Then $$Tv= || v||\left(\begin{array}{cc} \cos(\theta) & -\sin(\theta)\\ \sin(\theta) & \cos(\theta) \end{array}\right) \left(\begin{array}{c} \cos(\phi)\\ \sin(\phi) \end{array}\right)=||v||\left(\begin{array}{c} \cos(\phi)\cos(\theta)-\sin(\phi)\sin(\theta)\\ \cos(\phi)\sin(\theta)+\sin(\phi)\cos(\theta) \end{array}\right)$$

Now, you will recognize this as the angle sum formula. That is

$$\left(\begin{array}{c} \cos(\phi)\cos(\theta)-\sin(\phi)\sin(\theta)\\ \cos(\phi)\sin(\theta)+\sin(\phi)\cos(\theta) \end{array}\right)=\left(\begin{array}{c} \cos(\phi+\theta)\\ \sin(\phi+\theta) \end{array} \right) $$ so ultimately you can see that this matrix is simply rotating by adding the appropriate angle, and this is why you see the original components of the vector after applying the linear transformation.

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  • $\begingroup$ I understand why $x'$ contains $\cos\phi\cos\theta$. Because those are the x components. But why are the y components added to $x'$ as well, namely $\sin\phi\sin\theta$? $\endgroup$ – mike May 3 '17 at 19:22
  • $\begingroup$ This is due to how matrix multiplication is defined. Take $$\left(\begin{array}{cc} a & b \\ c & d \end{array}\right)\left(\begin{array}{c} x\\ y \end{array}\right) =x\left(\begin{array}{c} a\\ c \end{array}\right) +y\left(\begin{array}{c} b\\ d \end{array}\right).$$ $\endgroup$ – Chickenmancer May 3 '17 at 19:23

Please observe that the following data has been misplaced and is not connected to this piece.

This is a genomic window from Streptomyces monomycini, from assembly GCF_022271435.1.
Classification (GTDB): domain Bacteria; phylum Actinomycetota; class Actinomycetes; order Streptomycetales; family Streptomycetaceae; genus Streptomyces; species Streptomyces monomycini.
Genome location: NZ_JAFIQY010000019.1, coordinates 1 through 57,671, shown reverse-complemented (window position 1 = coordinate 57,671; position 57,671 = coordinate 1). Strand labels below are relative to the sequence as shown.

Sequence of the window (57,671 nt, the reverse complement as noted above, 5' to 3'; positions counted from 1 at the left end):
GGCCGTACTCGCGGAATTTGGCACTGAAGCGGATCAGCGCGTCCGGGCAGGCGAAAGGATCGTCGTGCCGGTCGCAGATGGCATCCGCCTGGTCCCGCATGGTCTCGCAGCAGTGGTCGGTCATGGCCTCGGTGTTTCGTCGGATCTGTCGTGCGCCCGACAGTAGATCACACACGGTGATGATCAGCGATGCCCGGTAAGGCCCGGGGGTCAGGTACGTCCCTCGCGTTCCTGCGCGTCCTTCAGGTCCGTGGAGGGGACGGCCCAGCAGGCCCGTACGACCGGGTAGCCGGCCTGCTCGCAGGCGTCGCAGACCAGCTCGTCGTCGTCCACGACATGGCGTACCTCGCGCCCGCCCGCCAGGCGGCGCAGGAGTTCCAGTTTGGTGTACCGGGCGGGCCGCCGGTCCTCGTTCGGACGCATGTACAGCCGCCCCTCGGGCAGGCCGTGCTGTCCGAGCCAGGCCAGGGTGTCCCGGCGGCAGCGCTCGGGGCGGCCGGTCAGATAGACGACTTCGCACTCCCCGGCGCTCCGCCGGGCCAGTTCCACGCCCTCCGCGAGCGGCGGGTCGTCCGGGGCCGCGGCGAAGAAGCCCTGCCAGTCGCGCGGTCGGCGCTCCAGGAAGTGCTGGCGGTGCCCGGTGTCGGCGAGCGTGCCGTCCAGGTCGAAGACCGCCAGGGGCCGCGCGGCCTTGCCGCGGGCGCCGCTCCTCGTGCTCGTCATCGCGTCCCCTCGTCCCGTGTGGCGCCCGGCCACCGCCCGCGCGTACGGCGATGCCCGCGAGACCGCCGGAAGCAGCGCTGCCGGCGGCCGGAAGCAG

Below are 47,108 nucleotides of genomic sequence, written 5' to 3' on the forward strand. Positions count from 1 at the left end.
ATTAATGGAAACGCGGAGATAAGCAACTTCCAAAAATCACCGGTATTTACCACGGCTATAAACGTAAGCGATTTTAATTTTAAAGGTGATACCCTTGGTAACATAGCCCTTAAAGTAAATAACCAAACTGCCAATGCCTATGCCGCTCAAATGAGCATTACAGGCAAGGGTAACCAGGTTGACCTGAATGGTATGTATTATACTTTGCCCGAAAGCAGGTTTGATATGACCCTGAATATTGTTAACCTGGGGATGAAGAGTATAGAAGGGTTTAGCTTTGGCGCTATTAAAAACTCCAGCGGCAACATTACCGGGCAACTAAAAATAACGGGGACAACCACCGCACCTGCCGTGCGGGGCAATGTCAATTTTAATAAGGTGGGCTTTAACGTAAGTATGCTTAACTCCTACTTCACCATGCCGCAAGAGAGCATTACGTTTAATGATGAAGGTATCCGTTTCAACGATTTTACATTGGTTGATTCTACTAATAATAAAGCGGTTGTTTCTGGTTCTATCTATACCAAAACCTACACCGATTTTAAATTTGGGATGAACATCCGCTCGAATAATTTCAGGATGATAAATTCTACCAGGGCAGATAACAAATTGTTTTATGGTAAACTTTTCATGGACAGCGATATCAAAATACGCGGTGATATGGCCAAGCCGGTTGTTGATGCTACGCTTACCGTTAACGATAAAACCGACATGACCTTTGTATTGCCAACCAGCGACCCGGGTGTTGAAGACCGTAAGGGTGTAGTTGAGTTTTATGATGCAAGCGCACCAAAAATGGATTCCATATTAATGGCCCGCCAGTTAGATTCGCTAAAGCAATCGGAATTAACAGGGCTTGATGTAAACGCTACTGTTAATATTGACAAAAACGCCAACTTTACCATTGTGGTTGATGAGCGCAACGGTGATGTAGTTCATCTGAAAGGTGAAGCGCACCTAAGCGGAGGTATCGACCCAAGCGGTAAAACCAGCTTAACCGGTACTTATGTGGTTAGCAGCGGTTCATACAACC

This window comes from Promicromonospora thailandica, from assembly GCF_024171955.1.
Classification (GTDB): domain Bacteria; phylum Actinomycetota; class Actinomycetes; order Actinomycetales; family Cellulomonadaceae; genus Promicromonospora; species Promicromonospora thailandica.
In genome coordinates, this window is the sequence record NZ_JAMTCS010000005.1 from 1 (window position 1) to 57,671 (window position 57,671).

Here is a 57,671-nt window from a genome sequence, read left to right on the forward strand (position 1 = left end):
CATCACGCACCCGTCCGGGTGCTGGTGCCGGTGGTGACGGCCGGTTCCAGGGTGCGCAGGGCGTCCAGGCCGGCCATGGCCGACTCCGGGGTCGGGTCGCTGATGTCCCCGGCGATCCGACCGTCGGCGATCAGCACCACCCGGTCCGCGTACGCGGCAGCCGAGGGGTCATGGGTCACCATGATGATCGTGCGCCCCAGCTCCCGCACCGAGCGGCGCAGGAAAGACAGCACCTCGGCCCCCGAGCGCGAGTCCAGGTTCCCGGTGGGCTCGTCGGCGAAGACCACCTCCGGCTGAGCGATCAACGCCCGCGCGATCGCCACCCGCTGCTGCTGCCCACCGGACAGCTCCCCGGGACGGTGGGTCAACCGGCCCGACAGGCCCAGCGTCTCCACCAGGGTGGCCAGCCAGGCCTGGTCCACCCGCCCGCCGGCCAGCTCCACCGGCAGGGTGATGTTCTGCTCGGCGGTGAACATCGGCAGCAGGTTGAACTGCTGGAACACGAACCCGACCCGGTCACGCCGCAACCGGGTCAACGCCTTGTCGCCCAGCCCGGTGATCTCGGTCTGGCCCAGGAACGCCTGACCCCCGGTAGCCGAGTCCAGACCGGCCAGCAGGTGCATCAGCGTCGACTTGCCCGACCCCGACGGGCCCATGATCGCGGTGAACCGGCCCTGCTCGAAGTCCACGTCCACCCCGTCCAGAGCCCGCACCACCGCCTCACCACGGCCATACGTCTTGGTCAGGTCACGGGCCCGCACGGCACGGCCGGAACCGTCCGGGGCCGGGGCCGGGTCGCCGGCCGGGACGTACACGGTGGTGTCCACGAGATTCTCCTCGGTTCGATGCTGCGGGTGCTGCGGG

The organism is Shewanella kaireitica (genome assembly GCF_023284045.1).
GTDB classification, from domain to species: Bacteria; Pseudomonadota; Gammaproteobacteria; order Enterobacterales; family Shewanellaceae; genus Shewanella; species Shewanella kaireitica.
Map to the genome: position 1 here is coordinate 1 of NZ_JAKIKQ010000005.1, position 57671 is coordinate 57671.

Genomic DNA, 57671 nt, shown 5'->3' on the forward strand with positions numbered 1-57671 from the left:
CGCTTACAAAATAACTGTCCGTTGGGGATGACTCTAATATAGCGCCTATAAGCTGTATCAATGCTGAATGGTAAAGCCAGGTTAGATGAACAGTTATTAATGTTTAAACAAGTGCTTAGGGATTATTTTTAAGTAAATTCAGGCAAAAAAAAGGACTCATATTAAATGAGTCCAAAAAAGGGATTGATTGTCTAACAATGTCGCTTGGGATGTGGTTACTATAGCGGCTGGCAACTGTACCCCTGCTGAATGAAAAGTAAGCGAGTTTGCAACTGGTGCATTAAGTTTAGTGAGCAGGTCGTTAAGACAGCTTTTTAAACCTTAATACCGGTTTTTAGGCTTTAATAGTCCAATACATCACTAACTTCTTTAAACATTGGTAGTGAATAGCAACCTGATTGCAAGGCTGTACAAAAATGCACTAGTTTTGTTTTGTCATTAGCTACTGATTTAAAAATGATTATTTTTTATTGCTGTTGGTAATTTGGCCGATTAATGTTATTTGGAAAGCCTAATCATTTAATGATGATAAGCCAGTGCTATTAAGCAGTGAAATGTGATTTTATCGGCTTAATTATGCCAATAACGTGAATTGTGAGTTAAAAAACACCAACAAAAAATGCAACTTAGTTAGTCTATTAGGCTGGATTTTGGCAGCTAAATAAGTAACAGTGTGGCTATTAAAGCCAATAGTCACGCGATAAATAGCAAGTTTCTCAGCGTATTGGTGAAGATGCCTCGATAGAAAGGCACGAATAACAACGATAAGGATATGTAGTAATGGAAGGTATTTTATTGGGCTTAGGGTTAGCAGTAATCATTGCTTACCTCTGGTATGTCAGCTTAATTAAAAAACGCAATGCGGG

• $\begingroup$ I know this is how it is defined. But I want to understand, conceptually, why x and y get both components... $\endgroup$ – mike May 3 '17 at 19:38
  • $\begingroup$ I think your final answer is part of my answer. $\begin{bmatrix} \cos(\phi + \theta) \\ \sin(\phi + \theta)\end{bmatrix}$. In this version $x'$ gets only the x component and $y'$ gets only the y component. $\endgroup$ – mike May 3 '17 at 20:06
  • $\begingroup$ I suppose I don't understand what you mean by "gets." Would you elaborate? $\endgroup$ – Chickenmancer May 3 '17 at 20:46
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why does $x′$ contain both an $x$ component and a $y$ component?

This is true for any matrix transformation. If the transformation is represented by matrix $$ A:=\left[\begin{matrix}a&b\\ c&d\\ \end{matrix}\right] $$ then for an arbitrary vector $\begin{bmatrix}x \\ y \end{bmatrix}$ you get $$ \begin{align} \begin{bmatrix}x' \\ y' \end{bmatrix}&=T\begin{bmatrix}x \\ y \end{bmatrix}\\ &=T\left(x\begin{bmatrix}1 \\ 0 \end{bmatrix} + y\begin{bmatrix}0 \\ 1 \end{bmatrix}\right)\\ &=xT\left(\begin{bmatrix}1 \\ 0 \end{bmatrix}\right) + yT\left(\begin{bmatrix}0 \\ 1 \end{bmatrix}\right)\\ &=x\begin{bmatrix}a \\ c \end{bmatrix} + y\begin{bmatrix}b \\ d\end{bmatrix}\\ &=\begin{bmatrix}ax \\ cx \end{bmatrix} + \begin{bmatrix}by \\ dy\end{bmatrix}\\ &=\begin{bmatrix}ax+by \\ cx+dy \end{bmatrix}. \end{align} $$ When $\begin{bmatrix}x \\ y \end{bmatrix}$ is a unit vector, say $\begin{bmatrix}x \\ y \end{bmatrix}=\begin{bmatrix}1 \\ 0 \end{bmatrix}$, all but one of the coordinates is zero so the effect is to pick out just one column of $A$. Otherwise more than one column of $A$ comes into play.